Nutrition and the Female Athlete: From Research to Practice

Nutrition and the Female Athlete: From Research to Practice

Language: English

Pages: 271

ISBN: 1439849382

Format: PDF / Kindle (mobi) / ePub

Designed to address the nutritional needs of women over the age of 18 who partake in sports on a regular basis, Nutrition and the Female Athlete: From Research to Practice highlights nutritional concerns specific to active women. It discusses the link between nutrition and athletic performance and translates research into practical applications for health, fitness, and nutrition professionals.

The book addresses gender differences in substrate utilization and the implications for how these differences might translate into different macronutrient requirements for female athletes. It covers vitamins and minerals that are often lacking in the diets of female athletes and presents special considerations for individuals with disordered eating, menstrual dysfunction, and low bone-mineral density.

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(BCOAD), the rate-limiting enzyme for muscle branchedchain amino acid oxidation. Basal activation of BCOAD was found to be lower in women than in men; however, the activation was similar between the sexes after exercise (McKenzie et al. 2000). There have been studies showing differences in amino acid kinetics during different phases of the menstrual cycle. Specifically, research Substrate Utilization in Female Athletes 15 has shown that urinary urea nitrogen excretion was higher during the

Carbohydrate-rich food with a moderate to high glycemic index (GI) provide a readily available source of substrate for glycogen synthesis. This may be important in situations where maximum glycogen storage is required in the hours after an exercise bout. Adequate energy intake is needed to optimize glycogen storage; the restrained eating practices of some athletes interferes both with meeting targets for carbohydrate intake and optimizing glycogen storage from this intake. Foods with a low GI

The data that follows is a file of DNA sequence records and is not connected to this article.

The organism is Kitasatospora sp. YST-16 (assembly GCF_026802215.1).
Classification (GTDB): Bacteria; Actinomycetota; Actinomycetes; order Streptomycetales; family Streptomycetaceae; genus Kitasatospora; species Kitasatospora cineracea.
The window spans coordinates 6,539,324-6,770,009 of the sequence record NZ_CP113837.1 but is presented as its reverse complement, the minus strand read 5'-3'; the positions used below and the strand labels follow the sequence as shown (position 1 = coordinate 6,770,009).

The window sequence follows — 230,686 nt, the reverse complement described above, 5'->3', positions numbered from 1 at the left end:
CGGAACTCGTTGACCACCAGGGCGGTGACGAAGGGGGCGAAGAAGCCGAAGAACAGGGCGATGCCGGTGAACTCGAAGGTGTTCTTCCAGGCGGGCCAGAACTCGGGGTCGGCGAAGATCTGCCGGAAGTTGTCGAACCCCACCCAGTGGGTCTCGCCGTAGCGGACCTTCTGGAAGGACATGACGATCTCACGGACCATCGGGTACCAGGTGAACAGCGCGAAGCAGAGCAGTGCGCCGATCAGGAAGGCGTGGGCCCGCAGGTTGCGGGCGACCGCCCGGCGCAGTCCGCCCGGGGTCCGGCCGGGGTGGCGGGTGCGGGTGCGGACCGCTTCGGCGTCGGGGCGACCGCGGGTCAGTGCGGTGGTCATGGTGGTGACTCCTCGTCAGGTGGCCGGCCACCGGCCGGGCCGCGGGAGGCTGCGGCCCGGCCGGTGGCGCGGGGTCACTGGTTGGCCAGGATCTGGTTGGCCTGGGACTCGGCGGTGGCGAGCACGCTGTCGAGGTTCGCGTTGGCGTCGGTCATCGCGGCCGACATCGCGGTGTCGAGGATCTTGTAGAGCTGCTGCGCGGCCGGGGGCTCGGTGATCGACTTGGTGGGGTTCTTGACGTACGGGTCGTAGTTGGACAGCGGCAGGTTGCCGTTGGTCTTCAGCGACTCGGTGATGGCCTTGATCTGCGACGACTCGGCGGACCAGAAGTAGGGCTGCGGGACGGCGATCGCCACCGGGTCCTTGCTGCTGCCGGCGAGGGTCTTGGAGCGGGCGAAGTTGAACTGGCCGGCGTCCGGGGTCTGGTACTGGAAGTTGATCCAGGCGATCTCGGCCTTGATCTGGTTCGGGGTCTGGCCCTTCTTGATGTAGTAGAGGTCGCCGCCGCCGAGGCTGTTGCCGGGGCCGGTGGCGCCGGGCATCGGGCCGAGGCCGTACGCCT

Australia Pamela Hinton, PhD University of Missouri–Columbia Columbia, Missouri Dara L. LoBuono New York University New York, New York Anne B. Loucks, PhD Department of Biological Sciences Ohio University Athens, Ohio Amy C. Maher, MSc, PhD University of Guelph Guelph, Ontario, Canada Melinda M. Manore, PhD, RD, FACSM Oregon State University Corvallis, Oregon Nancy R. Rodriguez, PhD, RD, FACSM, CSSD University of Connecticut Storrs, Connecticut Kristine Spence, MS, RD, CSSD Utah Dairy Council

Saunders, P. U. 2005. Effect of carbohydrate intake on half-marathon performance of well-trained runners. International Journal of Sport Nutrition and Exercise Metabolism 15: 573–589. Campbell, S. E., Angus, D. J., and Febbraio, M. A. 2001. Glucose kinetics and exercise performance during phases of the menstrual cycle: Effect of glucose ingestion. American Journal of Physiology 281: E817–25. Carter, J. M., Jeukendrup, A. E., and Jones, D. A. 2004a. The effect of carbohydrate mouth rinse on 1-h

level, body size, and temperature acclimatization as well as the external environment all play more significant roles in fluid and sodium requirements. As per the American College of Sports Medicine (ACSM) guidelines, fluid and sodium requirements must be based on individual assessments of the athlete’s fluid and sodium losses with the goal of avoiding both dehydration and excess fluid ingestion (and perhaps EAH). Moreover, even though most general fluid and sodium replacement guidelines found

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